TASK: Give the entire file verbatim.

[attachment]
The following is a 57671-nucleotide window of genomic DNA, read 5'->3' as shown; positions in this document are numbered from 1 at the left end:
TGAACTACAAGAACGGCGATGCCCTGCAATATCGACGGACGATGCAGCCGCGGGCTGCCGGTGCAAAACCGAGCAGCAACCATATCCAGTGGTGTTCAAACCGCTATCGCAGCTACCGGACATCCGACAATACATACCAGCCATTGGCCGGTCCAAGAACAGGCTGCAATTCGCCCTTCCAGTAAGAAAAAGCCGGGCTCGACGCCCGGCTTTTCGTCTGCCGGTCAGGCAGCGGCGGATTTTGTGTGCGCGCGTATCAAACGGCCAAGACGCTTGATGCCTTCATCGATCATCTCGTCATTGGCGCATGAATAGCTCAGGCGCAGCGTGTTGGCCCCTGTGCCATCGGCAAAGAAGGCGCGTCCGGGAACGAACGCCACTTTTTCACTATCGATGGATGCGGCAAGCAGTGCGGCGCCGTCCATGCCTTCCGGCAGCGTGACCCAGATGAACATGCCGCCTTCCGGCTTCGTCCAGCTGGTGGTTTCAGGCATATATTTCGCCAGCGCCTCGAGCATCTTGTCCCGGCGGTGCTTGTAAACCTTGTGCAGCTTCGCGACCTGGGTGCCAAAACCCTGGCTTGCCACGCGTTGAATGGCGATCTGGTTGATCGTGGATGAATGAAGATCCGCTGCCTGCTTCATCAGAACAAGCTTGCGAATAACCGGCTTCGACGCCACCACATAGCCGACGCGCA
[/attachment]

The following is a 57671-nucleotide window of genomic DNA, read 5'->3' as shown; positions in this document are numbered from 1 at the left end:
TGAACTACAAGAACGGCGATGCCCTGCAATATCGACGGACGATGCAGCCGCGGGCTGCCGGTGCAAAACCGAGCAGCAACCATATCCAGTGGTGTTCAAACCGCTATCGCAGCTACCGGACATCCGACAATACATACCAGCCATTGGCCGGTCCAAGAACAGGCTGCAATTCGCCCTTCCAGTAAGAAAAAGCCGGGCTCGACGCCCGGCTTTTCGTCTGCCGGTCAGGCAGCGGCGGATTTTGTGTGCGCGCGTATCAAACGGCCAAGACGCTTGATGCCTTCATCGATCATCTCGTCATTGGCGCATGAATAGCTCAGGCGCAGCGTGTTGGCCCCTGTGCCATCGGCAAAGAAGGCGCGTCCGGGAACGAACGCCACTTTTTCACTATCGATGGATGCGGCAAGCAGTGCGGCGCCGTCCATGCCTTCCGGCAGCGTGACCCAGATGAACATGCCGCCTTCCGGCTTCGTCCAGCTGGTGGTTTCAGGCATATATTTCGCCAGCGCCTCGAGCATCTTGTCCCGGCGGTGCTTGTAAACCTTGTGCAGCTTCGCGACCTGGGTGCCAAAACCCTGGCTTGCCACGCGTTGAATGGCGATCTGGTTGATCGTGGATGAATGAAGATCCGCTGCCTGCTTCATCAGAACAAGCTTGCGAATAACCGGCTTCGACGCCACCACATAGCCGACGCGCA